Although President Hamid Karzai agrees corruption is a problem, he has chafed at suggestions it is a problem big enough to undermine the state.
Conference organizers seek action on Afghan corruption
International partners lose patience on issue
KABUL, Afghanistan - President Hamid Karzai convenes a three-day conference on corruption today, a gathering that organizers hope will at least produce public acknowledgment that Afghanistan’s government runs on bribery, graft, and favoritism that fuels the Taliban insurgency.
Under mounting international pressure to clean up his government, Karzai called the conference as his first official act after he was sworn in last month to a second term following a fraud-marred election that threatened to undermine international support for the war in Afghanistan.
The international community has expressed skepticism that this week’s conference will be much more than talk. Instead, international officials are waiting to see whether reformers are appointed to the Cabinet and major figures prosecuted before concluding that the government is serious about curbing corruption.
“We think the conference is certainly a step in the right direction, in that it’s important to see the government of Afghanistan addressing corruption issues,’’ US Embassy spokesman John Groch said. “At the same time, however, we’re eager to see the government move forward with action.’’
International tolerance for corruption is running thin as the United States and its international partners prepare to send thousands more soldiers to confront the growing Taliban insurgency. Last month, Afghanistan slipped three places in Transparency International’s annual index of corruption perceptions, becoming the world’s second most corrupt country, ahead of Somalia.
Pervasive ballot-box stuffing in the August vote delayed results for months and laid bare to the world a government dominated by cronyism and favor-trading. That prompted a debate in the United States and other nations over whether to send more troops to prop up the Karzai government.
Afghans regularly complain that they have to grease palms to get anything done in a country where the government barely operates outside large cities. Police and district officials routinely supplement low wages by exacting fees for services. Getting official documents such as birth certificates, driver’s licenses, or passports usually requires small payments to clerks to receive the application and to other government workers to process papers. In rural areas, local warlords often have more say on who can hold farmland than any ownership document.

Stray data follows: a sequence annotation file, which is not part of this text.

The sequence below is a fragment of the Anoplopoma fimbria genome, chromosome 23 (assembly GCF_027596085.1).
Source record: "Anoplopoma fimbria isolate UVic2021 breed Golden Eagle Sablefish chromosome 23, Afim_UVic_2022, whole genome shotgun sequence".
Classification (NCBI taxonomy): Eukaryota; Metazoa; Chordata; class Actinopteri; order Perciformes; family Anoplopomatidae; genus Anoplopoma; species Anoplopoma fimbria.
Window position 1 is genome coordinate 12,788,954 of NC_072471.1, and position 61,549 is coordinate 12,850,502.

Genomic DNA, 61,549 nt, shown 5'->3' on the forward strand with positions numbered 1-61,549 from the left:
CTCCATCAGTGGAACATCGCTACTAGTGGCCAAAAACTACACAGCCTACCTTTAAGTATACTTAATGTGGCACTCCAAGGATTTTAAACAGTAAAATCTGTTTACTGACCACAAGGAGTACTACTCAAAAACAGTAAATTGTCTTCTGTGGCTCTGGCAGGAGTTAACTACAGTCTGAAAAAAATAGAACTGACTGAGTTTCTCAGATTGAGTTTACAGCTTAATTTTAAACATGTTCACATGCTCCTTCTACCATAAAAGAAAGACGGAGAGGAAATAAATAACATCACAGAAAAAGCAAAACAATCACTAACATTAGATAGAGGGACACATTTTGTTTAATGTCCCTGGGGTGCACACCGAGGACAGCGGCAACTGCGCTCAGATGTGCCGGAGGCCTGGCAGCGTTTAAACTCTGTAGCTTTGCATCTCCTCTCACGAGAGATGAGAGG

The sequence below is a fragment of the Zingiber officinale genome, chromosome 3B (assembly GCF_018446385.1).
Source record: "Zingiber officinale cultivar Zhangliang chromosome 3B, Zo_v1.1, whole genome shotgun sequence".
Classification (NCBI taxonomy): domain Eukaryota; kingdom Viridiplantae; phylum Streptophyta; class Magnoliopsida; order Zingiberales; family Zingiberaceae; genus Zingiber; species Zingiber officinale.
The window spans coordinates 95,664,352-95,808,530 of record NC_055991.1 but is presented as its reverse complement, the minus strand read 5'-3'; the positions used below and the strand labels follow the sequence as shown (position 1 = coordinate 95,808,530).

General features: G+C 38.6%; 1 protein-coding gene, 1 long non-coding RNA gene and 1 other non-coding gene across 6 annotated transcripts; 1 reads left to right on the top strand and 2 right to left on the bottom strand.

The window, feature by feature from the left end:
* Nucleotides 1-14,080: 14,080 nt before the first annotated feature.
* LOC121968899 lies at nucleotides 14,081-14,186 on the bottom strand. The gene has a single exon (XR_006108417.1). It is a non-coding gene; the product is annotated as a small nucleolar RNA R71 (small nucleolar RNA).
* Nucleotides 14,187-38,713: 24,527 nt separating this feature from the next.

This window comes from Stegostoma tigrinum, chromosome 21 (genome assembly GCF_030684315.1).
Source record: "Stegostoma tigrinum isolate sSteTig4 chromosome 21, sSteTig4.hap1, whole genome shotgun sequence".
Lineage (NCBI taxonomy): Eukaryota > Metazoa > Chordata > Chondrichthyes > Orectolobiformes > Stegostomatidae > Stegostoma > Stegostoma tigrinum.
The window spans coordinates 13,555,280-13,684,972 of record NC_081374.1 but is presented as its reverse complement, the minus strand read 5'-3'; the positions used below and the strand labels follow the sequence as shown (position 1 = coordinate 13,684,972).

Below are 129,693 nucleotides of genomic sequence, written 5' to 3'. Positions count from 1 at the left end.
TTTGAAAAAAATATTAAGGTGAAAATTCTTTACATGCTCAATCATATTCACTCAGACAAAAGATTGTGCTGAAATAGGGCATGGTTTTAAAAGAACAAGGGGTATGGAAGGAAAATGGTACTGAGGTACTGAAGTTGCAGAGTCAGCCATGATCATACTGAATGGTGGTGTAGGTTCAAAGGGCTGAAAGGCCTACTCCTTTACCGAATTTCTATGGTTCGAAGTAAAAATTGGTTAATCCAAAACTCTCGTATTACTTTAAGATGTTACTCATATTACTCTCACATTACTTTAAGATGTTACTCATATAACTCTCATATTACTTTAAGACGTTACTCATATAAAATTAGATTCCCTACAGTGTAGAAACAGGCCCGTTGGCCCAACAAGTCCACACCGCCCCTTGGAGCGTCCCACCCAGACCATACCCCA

NATO officials believe that such practices undermine support for the national government and encourage rural Afghans to support the Taliban.
Ershad Ahmadi, the deputy head of the government office responsible for fighting corruption, said he hopes the conference will be a first step to ending the government’s state of denial about graft.
“There must be some strong recommendation, actually an admission, a national confession that corruption is receiving social and political support in Afghanistan,’’ Ahmadi said.
Karzai has said that fraud in the August election was not as widespread as international observers suggested. Although Karzai has acknowledged corruption is a problem, he has often chafed at suggestions that it is a problem big enough to undermine the state. He has repeatedly said that international donors should focus on cleaning up corruption among their own contractors in Afghanistan.
Organizers of the conference, which ends Thursday, expect concrete recommendations, Ahmadi said. Karzai is expected to endorse the suggestions, but it is unclear whether he will follow up on them.
“All this is nice if it creates more awareness, if it changes the mindset, if it gives indications that we’re going into a new era,’’ Jean-Luc Lemahieu, the head of the United Nations office on Drugs and Crime for Afghanistan, said of the conference. “But we need to have concrete cases soon.’’
He said the only way to convince Afghans that back-room dealings will no longer be tolerated is to arrest high-profile figures.
Last week, the mayor of Kabul was convicted of misuse of authority in connection with corruption in city contracts and sentenced to four years in prison. He is free pending appeal. At least 15 more senior officials are awaiting trial by a special court the government is working to establish to hear corruption cases, Ahmadi said. He said the conference could bolster the authority of the anticorruption office so that it can initiate prosecutions on its own, or at least pressure the attorney general’s office to follow through.
But Lemahieu said that regular courts can try the senior officials and that a special court is unnecessary under Afghan law.
Mohammad Qasim Akhgar, the editor of a major Kabul newspaper, said many Afghans are impatient for real action. “Any step toward fighting corruption is important at this critical point,’’ he said.
But he fears that the conference will be dominated by grandstanding officials.
“It would be better if instead of all these opening remarks by officials, they would just go to work,’’ he said. “We have heard it all over the past eight years.’’